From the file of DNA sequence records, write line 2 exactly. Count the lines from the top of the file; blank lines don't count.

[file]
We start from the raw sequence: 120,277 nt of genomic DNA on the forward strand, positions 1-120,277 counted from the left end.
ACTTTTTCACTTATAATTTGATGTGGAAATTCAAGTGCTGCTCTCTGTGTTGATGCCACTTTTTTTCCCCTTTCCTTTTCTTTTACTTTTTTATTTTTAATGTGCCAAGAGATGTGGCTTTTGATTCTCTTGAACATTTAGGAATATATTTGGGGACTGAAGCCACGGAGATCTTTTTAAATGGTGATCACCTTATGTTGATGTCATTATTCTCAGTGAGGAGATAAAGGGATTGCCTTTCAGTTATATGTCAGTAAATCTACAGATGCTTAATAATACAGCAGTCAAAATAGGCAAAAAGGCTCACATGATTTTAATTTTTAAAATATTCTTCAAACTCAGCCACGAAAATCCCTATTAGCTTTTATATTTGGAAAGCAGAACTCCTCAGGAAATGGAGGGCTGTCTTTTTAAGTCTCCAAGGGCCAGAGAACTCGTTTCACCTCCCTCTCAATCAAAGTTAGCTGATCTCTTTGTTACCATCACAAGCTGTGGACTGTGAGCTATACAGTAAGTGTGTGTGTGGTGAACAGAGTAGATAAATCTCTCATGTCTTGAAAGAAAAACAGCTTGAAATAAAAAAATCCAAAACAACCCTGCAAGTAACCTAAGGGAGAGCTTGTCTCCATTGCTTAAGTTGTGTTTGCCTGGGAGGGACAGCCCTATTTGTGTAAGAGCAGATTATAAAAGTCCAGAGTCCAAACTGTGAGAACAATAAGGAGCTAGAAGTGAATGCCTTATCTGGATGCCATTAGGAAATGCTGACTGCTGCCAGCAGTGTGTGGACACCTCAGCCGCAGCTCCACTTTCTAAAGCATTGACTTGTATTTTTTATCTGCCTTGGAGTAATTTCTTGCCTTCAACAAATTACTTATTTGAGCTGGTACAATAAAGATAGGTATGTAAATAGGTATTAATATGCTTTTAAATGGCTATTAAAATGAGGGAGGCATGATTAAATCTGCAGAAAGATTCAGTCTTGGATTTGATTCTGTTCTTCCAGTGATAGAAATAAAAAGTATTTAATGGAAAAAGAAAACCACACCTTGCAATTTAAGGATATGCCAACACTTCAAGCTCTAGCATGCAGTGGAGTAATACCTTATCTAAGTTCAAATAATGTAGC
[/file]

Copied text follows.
ACTTTTTCACTTATAATTTGATGTGGAAATTCAAGTGCTGCTCTCTGTGTTGATGCCACTTTTTTTCCCCTTTCCTTTTCTTTTACTTTTTTATTTTTAATGTGCCAAGAGATGTGGCTTTTGATTCTCTTGAACATTTAGGAATATATTTGGGGACTGAAGCCACGGAGATCTTTTTAAATGGTGATCACCTTATGTTGATGTCATTATTCTCAGTGAGGAGATAAAGGGATTGCCTTTCAGTTATATGTCAGTAAATCTACAGATGCTTAATAATACAGCAGTCAAAATAGGCAAAAAGGCTCACATGATTTTAATTTTTAAAATATTCTTCAAACTCAGCCACGAAAATCCCTATTAGCTTTTATATTTGGAAAGCAGAACTCCTCAGGAAATGGAGGGCTGTCTTTTTAAGTCTCCAAGGGCCAGAGAACTCGTTTCACCTCCCTCTCAATCAAAGTTAGCTGATCTCTTTGTTACCATCACAAGCTGTGGACTGTGAGCTATACAGTAAGTGTGTGTGTGGTGAACAGAGTAGATAAATCTCTCATGTCTTGAAAGAAAAACAGCTTGAAATAAAAAAATCCAAAACAACCCTGCAAGTAACCTAAGGGAGAGCTTGTCTCCATTGCTTAAGTTGTGTTTGCCTGGGAGGGACAGCCCTATTTGTGTAAGAGCAGATTATAAAAGTCCAGAGTCCAAACTGTGAGAACAATAAGGAGCTAGAAGTGAATGCCTTATCTGGATGCCATTAGGAAATGCTGACTGCTGCCAGCAGTGTGTGGACACCTCAGCCGCAGCTCCACTTTCTAAAGCATTGACTTGTATTTTTTATCTGCCTTGGAGTAATTTCTTGCCTTCAACAAATTACTTATTTGAGCTGGTACAATAAAGATAGGTATGTAAATAGGTATTAATATGCTTTTAAATGGCTATTAAAATGAGGGAGGCATGATTAAATCTGCAGAAAGATTCAGTCTTGGATTTGATTCTGTTCTTCCAGTGATAGAAATAAAAAGTATTTAATGGAAAAAGAAAACCACACCTTGCAATTTAAGGATATGCCAACACTTCAAGCTCTAGCATGCAGTGGAGTAATACCTTATCTAAGTTCAAATAATGTAGC